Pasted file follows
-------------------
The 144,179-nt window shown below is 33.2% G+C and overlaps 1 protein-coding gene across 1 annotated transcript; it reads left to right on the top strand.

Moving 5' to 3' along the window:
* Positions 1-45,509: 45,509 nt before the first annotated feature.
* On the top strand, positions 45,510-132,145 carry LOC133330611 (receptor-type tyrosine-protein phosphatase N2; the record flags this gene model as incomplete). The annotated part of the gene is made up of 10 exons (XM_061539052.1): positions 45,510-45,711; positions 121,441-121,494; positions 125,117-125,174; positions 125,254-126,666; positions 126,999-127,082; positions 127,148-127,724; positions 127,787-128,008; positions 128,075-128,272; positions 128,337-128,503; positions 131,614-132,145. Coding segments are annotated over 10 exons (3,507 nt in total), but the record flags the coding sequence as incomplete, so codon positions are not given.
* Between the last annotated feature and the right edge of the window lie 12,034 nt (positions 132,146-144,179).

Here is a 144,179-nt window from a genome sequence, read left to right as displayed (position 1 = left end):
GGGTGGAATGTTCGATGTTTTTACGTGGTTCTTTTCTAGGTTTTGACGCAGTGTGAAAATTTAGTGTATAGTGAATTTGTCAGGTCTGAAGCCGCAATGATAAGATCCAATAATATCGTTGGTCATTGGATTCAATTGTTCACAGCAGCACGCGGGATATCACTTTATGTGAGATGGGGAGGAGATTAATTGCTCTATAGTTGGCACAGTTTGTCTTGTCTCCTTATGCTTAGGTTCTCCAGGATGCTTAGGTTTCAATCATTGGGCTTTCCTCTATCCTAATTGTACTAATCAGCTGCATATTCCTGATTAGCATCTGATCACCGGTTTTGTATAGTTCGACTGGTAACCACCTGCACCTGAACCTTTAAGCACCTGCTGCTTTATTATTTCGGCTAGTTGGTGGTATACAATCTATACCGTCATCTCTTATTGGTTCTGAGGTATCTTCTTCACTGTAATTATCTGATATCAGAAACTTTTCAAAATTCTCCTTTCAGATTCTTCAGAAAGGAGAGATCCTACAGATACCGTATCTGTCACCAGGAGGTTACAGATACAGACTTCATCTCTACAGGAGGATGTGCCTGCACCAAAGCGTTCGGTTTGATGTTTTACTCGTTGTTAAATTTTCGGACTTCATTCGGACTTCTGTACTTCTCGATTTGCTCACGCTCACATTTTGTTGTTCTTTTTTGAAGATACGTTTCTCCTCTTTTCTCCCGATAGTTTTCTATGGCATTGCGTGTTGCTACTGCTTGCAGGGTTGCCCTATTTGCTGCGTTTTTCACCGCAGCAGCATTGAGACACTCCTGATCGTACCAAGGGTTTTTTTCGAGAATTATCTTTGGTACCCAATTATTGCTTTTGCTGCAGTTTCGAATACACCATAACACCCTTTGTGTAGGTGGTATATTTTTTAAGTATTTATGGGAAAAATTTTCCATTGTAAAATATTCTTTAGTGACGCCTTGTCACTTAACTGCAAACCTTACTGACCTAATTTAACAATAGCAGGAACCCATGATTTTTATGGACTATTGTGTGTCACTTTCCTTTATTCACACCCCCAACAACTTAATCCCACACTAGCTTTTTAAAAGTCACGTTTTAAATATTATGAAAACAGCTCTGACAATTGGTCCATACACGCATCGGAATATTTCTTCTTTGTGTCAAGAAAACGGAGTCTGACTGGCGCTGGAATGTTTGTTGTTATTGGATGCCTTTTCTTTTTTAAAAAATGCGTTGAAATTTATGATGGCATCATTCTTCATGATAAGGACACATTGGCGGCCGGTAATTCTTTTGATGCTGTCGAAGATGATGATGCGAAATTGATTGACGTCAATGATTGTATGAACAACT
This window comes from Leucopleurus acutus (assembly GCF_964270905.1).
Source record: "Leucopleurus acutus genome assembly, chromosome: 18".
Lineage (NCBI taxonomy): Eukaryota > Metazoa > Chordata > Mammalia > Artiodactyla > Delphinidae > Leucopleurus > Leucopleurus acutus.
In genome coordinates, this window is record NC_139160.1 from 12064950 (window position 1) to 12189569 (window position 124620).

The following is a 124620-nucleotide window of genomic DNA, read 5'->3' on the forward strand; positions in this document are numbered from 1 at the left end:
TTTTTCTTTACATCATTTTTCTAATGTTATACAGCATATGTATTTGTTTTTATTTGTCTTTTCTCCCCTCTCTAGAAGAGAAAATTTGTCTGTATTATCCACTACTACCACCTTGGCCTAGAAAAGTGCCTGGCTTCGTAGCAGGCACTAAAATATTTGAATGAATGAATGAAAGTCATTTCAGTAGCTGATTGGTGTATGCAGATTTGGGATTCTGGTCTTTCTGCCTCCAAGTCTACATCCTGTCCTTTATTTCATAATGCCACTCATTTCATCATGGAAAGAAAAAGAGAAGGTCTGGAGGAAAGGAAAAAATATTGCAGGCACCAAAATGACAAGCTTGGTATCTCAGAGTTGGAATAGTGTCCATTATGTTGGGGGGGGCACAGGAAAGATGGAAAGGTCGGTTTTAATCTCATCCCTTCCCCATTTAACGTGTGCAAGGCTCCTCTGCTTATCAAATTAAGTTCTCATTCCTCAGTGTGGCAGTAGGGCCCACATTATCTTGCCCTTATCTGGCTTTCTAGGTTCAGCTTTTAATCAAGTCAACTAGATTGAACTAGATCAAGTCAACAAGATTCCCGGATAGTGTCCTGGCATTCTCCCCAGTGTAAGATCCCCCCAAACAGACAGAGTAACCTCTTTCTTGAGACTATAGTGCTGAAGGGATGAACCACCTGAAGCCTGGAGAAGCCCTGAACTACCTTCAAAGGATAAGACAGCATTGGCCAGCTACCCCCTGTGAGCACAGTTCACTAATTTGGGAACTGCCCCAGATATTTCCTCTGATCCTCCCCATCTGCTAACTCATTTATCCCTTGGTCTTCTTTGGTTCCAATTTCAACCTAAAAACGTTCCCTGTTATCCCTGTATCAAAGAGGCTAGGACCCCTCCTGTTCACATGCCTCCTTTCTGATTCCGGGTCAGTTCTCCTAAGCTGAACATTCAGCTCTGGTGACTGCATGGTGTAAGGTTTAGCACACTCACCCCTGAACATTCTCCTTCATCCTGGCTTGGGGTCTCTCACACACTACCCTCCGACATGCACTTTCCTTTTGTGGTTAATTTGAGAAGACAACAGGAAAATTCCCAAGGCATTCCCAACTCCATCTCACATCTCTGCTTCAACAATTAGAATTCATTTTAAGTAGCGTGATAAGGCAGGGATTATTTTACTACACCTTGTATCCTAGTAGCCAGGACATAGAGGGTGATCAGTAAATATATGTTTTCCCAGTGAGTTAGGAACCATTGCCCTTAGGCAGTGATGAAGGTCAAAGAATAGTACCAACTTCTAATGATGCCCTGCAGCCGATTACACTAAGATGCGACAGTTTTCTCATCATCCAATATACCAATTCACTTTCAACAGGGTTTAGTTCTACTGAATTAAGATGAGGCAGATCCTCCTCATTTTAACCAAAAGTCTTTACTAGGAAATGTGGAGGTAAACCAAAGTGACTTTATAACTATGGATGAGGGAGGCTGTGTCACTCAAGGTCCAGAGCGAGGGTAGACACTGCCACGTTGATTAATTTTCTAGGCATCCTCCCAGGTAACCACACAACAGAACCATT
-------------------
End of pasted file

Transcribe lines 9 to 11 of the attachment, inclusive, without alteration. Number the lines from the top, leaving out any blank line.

Source record: "Leucopleurus acutus genome assembly, chromosome: 18".
Lineage (NCBI taxonomy): Eukaryota > Metazoa > Chordata > Mammalia > Artiodactyla > Delphinidae > Leucopleurus > Leucopleurus acutus.
In genome coordinates, this window is record NC_139160.1 from 12064950 (window position 1) to 12189569 (window position 124620).